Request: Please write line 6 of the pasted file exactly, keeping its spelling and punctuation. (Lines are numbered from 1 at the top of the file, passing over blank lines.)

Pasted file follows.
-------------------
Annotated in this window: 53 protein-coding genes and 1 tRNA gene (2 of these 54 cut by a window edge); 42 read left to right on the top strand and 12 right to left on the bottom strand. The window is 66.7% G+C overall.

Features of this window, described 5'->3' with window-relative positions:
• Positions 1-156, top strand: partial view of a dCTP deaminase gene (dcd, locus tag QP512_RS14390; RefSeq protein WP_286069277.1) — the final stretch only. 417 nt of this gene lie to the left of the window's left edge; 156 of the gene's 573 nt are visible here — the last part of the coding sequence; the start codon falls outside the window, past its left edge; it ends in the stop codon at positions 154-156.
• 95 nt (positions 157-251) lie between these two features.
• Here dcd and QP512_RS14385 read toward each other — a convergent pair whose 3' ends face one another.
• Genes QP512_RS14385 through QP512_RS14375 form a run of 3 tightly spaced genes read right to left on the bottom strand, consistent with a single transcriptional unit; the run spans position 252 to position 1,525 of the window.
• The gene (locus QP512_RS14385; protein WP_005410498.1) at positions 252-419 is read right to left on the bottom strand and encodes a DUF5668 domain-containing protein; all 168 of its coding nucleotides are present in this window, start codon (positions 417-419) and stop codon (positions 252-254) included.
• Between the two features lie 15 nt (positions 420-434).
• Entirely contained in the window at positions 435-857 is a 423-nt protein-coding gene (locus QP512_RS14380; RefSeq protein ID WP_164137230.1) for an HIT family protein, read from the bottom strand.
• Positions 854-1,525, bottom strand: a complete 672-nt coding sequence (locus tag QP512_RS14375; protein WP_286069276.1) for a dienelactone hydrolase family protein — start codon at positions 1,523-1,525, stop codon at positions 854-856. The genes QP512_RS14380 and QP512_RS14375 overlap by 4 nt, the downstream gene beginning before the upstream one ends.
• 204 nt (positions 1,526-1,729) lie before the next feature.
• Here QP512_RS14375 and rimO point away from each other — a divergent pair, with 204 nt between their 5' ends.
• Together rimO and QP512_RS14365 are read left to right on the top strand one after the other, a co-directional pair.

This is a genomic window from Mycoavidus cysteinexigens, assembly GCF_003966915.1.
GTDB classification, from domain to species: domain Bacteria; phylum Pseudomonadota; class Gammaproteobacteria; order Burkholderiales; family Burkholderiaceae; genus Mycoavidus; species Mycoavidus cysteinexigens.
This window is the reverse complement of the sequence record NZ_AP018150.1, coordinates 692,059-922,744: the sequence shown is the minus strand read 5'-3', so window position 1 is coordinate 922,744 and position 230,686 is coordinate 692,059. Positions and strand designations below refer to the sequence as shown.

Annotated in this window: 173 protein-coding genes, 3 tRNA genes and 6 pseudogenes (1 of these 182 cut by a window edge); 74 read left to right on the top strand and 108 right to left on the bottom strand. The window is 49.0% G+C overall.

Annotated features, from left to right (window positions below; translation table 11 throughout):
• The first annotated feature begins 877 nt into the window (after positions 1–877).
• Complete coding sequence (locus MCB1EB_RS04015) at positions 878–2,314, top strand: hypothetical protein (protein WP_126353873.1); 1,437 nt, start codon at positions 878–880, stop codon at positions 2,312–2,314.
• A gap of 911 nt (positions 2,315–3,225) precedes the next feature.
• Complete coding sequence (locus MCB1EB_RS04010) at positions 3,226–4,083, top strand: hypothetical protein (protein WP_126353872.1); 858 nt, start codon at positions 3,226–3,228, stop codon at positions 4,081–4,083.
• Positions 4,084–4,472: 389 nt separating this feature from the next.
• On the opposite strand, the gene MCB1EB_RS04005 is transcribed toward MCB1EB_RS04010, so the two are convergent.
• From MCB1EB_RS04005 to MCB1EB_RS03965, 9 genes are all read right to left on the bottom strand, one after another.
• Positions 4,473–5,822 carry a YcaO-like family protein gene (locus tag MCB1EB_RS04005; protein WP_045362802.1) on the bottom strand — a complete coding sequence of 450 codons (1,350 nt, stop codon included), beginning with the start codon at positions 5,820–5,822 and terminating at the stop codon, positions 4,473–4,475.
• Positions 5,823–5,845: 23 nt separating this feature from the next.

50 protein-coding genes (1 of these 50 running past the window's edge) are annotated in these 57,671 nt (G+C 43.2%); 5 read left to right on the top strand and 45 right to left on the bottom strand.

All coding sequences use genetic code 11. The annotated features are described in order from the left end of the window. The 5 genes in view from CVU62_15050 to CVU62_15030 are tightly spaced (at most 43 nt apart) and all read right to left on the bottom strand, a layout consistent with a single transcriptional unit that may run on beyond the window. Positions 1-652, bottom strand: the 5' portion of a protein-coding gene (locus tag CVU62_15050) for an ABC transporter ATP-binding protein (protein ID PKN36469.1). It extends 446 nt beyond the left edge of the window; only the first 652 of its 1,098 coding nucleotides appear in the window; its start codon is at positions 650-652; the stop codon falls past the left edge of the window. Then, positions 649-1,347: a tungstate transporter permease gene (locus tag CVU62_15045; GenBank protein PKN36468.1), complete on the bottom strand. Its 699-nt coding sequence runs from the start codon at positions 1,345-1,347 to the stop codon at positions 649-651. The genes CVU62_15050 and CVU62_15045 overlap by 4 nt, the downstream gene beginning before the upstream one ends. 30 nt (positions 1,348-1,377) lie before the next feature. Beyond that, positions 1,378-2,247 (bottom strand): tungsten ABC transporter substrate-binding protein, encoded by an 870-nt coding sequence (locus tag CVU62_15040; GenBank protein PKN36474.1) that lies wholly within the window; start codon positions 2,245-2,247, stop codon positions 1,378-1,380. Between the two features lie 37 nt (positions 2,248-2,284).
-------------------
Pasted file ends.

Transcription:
• Genes QP512_RS14385 through QP512_RS14375 form a run of 3 tightly spaced genes read right to left on the bottom strand, consistent with a single transcriptional unit; the run spans position 252 to position 1,525 of the window.